In the second installation of my Black History Month series, I introduce Pauli Murray, the driven and studious heroine of the week.
She was born as Anna Pauline Murray in Baltimore, M.D. on November 20, 1910. Her mother perished from a cerebral hemorrhage four years later and her father was murdered in a state hospital when she was barely thirteen. These tragic events left her in the care of her aunt and grandparents who lived in Durham.
Once she graduated from Hillside High School in 1926, she moved back up north to go to Hunter College in New York. After some mishaps with trying to find steady work, she worked for the Works Projects Administration as a school teacher.
She wrote articles for different journals such as the “New York Call” and penned “Angel of the Desert,” which established Murray as a celebrated author.
Her induction into civil rights activism began in 1938 when she petitioned for admittance into the University of North Carolina, where only white students were admitted.
Although Murray had the National Association for the Advancement of Colored People on her side, the first black student wouldn’t be admitted to the school until 1951. However, her activism helped bring exposure to the issue.
Other acts included her protesting the segregation of public transportation, which got her arrested at one point.
These experiences set Murray on the path to get her law degree from Howard in 1944, and she still continued to pen essays and poems about race relations and civil rights.
She attempted to continue her education at Harvard Law School by applying for the a Rosenwald Fellowship. Despite winning the distinction, she was ultimately rejected on the basis of her gender.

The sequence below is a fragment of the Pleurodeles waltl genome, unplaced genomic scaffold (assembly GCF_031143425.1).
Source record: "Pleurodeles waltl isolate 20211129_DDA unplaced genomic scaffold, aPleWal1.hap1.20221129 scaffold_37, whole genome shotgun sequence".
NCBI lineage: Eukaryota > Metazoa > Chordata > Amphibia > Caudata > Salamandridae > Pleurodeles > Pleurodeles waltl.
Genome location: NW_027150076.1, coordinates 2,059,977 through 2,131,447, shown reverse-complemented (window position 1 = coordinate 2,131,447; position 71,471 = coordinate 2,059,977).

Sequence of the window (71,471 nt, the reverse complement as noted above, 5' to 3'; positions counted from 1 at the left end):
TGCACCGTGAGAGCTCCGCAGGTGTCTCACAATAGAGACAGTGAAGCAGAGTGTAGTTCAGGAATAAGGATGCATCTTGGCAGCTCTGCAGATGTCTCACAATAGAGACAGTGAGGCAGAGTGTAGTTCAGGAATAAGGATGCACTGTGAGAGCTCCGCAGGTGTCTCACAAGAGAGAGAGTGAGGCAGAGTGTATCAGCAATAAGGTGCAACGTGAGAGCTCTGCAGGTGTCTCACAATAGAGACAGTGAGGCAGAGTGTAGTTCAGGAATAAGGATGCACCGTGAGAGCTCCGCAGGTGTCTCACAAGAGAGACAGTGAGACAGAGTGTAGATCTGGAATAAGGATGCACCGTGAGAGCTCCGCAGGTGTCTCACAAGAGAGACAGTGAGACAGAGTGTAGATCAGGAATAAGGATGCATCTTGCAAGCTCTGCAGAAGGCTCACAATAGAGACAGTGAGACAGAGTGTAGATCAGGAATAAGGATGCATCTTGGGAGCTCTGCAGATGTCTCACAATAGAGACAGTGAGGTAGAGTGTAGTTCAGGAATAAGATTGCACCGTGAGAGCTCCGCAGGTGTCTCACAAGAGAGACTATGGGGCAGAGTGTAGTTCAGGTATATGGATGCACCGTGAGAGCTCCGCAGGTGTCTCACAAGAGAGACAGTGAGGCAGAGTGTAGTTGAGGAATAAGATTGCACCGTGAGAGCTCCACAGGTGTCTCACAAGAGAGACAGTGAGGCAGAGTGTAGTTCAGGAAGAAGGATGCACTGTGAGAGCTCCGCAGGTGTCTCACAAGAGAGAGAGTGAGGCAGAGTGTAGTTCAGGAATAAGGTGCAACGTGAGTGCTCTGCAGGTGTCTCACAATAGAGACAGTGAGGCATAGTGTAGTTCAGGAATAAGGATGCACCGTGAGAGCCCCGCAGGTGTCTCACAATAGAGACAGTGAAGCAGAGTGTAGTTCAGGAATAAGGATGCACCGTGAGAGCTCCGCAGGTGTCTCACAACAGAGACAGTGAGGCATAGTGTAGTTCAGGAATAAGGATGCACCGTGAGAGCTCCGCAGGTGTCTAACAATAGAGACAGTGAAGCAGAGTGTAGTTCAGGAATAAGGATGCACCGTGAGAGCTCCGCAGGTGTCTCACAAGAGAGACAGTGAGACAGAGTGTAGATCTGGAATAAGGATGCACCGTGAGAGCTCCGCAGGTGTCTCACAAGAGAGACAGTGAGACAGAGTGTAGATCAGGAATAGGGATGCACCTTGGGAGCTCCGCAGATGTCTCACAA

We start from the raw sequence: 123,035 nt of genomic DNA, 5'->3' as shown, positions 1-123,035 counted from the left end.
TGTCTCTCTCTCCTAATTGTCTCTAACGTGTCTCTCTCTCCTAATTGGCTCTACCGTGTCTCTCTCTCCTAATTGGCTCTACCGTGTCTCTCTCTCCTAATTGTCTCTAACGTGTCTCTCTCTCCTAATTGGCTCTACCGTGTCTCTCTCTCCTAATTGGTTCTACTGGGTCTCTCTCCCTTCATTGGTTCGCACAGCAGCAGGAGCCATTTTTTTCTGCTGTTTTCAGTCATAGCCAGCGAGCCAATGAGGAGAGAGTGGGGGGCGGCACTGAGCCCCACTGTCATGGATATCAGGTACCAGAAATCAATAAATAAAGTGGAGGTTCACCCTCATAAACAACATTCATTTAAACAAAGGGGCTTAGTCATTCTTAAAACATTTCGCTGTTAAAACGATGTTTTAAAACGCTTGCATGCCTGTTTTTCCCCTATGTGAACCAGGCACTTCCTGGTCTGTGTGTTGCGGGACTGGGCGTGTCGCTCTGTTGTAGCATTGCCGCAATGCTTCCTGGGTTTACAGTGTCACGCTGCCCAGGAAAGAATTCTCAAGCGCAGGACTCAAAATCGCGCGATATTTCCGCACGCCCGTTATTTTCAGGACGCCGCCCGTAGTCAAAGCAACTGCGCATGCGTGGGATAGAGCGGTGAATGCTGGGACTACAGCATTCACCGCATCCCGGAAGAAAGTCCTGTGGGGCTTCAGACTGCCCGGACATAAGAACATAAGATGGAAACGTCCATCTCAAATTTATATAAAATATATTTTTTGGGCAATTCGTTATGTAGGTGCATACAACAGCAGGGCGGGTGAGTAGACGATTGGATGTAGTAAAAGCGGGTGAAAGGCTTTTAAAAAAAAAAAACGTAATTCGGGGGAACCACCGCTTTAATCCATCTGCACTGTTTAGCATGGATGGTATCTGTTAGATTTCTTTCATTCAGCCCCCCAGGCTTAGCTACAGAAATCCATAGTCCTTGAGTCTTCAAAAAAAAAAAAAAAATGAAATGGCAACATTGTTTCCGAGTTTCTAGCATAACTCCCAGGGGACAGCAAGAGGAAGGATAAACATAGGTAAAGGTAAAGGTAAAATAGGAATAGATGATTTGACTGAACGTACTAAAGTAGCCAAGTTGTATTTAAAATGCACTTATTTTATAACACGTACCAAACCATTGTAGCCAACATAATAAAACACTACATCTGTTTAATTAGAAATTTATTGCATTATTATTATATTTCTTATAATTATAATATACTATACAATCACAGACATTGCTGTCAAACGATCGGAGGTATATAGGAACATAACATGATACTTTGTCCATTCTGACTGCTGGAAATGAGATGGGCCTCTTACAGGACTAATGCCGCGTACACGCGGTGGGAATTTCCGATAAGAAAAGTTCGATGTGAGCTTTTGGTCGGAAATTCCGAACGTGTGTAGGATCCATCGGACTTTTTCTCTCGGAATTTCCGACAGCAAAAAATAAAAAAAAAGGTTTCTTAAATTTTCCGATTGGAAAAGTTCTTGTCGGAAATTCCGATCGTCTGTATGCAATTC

Murray was the first African-American to coin the term “Jane Crow,” what modern, internet-wise folk might recognize as “misogynoir,” to refer to the simultaneous discrimination that black women experience on the basis of sex and gender.
She was also openly critical of male dominance in different organizations of the civil rights movement. She pointed out the lack of representation of black women in leadership and policy-making roles, despite the fact they were the ones protesting and marching in large numbers.
In 1977, she became the first African-American Episcopalian priest. A lesser known fact about Murray is that she mostly had relationships with women.
She was married to a man only once as a young woman, and the marriage was annulled months after.
She died of cancer in Pittsburgh, P.A. on July 1, 1985. Her influence continues to live through the Pauli Murray Project, a community outreach project focused on education and social justice.
For more information about Pauli Murray and the Pauli Murray Project, go to paulimurrayproject.org.